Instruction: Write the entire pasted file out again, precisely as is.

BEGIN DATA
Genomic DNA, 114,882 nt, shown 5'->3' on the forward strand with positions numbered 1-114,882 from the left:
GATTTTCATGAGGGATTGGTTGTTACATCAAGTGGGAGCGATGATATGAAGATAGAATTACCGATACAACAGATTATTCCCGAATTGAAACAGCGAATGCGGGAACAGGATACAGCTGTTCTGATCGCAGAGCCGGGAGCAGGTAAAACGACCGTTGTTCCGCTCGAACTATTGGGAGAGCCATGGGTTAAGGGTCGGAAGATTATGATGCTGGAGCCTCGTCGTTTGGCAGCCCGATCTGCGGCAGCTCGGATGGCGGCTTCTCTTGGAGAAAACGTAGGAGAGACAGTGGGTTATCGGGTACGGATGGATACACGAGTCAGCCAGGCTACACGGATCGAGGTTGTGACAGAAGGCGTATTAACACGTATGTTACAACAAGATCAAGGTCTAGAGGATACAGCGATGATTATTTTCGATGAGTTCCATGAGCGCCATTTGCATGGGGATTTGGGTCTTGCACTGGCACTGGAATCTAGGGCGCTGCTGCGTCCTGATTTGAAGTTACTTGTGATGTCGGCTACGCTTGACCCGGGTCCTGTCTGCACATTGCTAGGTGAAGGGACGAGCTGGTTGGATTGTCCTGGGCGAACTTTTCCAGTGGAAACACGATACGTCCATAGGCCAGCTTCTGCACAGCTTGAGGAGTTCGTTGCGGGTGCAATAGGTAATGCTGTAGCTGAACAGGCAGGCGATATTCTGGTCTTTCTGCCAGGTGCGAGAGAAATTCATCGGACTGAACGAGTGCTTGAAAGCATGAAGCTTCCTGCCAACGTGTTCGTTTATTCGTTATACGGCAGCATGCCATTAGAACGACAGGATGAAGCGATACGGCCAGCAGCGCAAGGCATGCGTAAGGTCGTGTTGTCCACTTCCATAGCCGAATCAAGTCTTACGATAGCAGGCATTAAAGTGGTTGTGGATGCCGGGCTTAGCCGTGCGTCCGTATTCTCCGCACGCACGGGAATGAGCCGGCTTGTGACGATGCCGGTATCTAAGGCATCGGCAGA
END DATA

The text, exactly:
Genomic DNA, 114,882 nt, shown 5'->3' on the forward strand with positions numbered 1-114,882 from the left:
GATTTTCATGAGGGATTGGTTGTTACATCAAGTGGGAGCGATGATATGAAGATAGAATTACCGATACAACAGATTATTCCCGAATTGAAACAGCGAATGCGGGAACAGGATACAGCTGTTCTGATCGCAGAGCCGGGAGCAGGTAAAACGACCGTTGTTCCGCTCGAACTATTGGGAGAGCCATGGGTTAAGGGTCGGAAGATTATGATGCTGGAGCCTCGTCGTTTGGCAGCCCGATCTGCGGCAGCTCGGATGGCGGCTTCTCTTGGAGAAAACGTAGGAGAGACAGTGGGTTATCGGGTACGGATGGATACACGAGTCAGCCAGGCTACACGGATCGAGGTTGTGACAGAAGGCGTATTAACACGTATGTTACAACAAGATCAAGGTCTAGAGGATACAGCGATGATTATTTTCGATGAGTTCCATGAGCGCCATTTGCATGGGGATTTGGGTCTTGCACTGGCACTGGAATCTAGGGCGCTGCTGCGTCCTGATTTGAAGTTACTTGTGATGTCGGCTACGCTTGACCCGGGTCCTGTCTGCACATTGCTAGGTGAAGGGACGAGCTGGTTGGATTGTCCTGGGCGAACTTTTCCAGTGGAAACACGATACGTCCATAGGCCAGCTTCTGCACAGCTTGAGGAGTTCGTTGCGGGTGCAATAGGTAATGCTGTAGCTGAACAGGCAGGCGATATTCTGGTCTTTCTGCCAGGTGCGAGAGAAATTCATCGGACTGAACGAGTGCTTGAAAGCATGAAGCTTCCTGCCAACGTGTTCGTTTATTCGTTATACGGCAGCATGCCATTAGAACGACAGGATGAAGCGATACGGCCAGCAGCGCAAGGCATGCGTAAGGTCGTGTTGTCCACTTCCATAGCCGAATCAAGTCTTACGATAGCAGGCATTAAAGTGGTTGTGGATGCCGGGCTTAGCCGTGCGTCCGTATTCTCCGCACGCACGGGAATGAGCCGGCTTGTGACGATGCCGGTATCTAAGGCATCGGCAGA